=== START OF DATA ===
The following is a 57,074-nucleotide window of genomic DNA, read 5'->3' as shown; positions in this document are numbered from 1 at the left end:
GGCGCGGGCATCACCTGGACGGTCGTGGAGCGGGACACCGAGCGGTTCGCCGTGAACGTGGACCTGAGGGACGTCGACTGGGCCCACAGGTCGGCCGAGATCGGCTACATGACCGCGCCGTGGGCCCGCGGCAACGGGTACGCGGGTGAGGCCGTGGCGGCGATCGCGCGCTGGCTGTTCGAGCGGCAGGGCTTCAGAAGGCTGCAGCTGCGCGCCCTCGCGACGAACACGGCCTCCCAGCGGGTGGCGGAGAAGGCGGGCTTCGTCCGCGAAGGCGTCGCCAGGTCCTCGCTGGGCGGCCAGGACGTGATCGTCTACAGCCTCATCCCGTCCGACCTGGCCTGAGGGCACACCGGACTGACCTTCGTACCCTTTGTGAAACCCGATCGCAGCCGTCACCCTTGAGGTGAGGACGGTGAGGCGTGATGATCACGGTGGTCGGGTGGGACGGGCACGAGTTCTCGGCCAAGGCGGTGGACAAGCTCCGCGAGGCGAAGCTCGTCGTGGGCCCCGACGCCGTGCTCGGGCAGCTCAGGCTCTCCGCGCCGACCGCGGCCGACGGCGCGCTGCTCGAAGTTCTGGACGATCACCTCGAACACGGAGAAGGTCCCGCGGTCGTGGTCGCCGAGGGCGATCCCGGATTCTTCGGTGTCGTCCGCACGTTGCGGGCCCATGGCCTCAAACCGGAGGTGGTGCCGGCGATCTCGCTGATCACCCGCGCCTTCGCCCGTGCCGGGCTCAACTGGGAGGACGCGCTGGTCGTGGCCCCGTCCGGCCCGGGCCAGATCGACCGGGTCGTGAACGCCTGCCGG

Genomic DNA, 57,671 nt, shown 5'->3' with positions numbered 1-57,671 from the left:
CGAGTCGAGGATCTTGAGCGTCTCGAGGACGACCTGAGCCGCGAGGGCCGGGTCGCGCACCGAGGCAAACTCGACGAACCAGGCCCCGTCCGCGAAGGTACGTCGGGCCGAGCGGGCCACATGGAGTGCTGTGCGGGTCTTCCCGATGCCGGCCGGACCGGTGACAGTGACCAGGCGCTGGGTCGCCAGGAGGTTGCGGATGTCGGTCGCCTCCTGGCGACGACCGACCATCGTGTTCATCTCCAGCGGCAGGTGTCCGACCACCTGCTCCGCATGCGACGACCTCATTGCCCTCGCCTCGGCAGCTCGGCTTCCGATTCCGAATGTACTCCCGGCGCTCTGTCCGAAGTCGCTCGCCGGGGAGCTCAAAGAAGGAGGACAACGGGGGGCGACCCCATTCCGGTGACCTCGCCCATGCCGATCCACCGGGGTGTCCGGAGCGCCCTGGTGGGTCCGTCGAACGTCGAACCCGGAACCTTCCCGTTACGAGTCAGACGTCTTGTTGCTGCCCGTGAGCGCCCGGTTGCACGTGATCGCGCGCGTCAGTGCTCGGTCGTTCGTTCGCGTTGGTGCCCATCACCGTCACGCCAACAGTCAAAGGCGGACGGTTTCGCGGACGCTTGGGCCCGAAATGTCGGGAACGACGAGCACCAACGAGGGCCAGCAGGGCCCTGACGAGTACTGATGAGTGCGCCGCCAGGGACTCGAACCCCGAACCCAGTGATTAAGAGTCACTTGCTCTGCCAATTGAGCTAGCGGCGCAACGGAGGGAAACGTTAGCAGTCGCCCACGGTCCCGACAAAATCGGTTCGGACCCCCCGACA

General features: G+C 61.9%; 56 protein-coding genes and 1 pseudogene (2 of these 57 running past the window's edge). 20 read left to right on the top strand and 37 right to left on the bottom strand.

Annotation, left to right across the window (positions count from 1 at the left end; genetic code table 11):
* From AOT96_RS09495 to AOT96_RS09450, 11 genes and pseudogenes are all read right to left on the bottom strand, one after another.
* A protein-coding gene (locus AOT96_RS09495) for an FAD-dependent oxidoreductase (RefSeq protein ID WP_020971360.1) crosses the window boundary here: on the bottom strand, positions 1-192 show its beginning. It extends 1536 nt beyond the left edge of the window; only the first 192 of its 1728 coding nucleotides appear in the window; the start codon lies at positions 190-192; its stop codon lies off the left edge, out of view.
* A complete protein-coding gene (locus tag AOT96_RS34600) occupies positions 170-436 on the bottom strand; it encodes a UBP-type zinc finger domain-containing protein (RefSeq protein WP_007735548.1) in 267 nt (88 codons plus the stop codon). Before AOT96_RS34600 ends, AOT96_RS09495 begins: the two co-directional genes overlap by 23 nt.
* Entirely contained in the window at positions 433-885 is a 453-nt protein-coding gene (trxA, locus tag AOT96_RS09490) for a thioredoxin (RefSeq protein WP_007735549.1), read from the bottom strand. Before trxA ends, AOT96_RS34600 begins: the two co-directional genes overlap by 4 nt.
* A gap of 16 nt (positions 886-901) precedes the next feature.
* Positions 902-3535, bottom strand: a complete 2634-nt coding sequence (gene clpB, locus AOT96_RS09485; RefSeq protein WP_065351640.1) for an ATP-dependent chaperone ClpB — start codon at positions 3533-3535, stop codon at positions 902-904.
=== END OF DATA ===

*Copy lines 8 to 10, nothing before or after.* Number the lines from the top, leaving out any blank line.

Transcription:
* A protein-coding gene (locus AOT96_RS09495) for an FAD-dependent oxidoreductase (RefSeq protein ID WP_020971360.1) crosses the window boundary here: on the bottom strand, positions 1-192 show its beginning. It extends 1536 nt beyond the left edge of the window; only the first 192 of its 1728 coding nucleotides appear in the window; the start codon lies at positions 190-192; its stop codon lies off the left edge, out of view.
* A complete protein-coding gene (locus tag AOT96_RS34600) occupies positions 170-436 on the bottom strand; it encodes a UBP-type zinc finger domain-containing protein (RefSeq protein WP_007735548.1) in 267 nt (88 codons plus the stop codon). Before AOT96_RS34600 ends, AOT96_RS09495 begins: the two co-directional genes overlap by 23 nt.
* Entirely contained in the window at positions 433-885 is a 453-nt protein-coding gene (trxA, locus tag AOT96_RS09490) for a thioredoxin (RefSeq protein WP_007735549.1), read from the bottom strand. Before trxA ends, AOT96_RS34600 begins: the two co-directional genes overlap by 4 nt.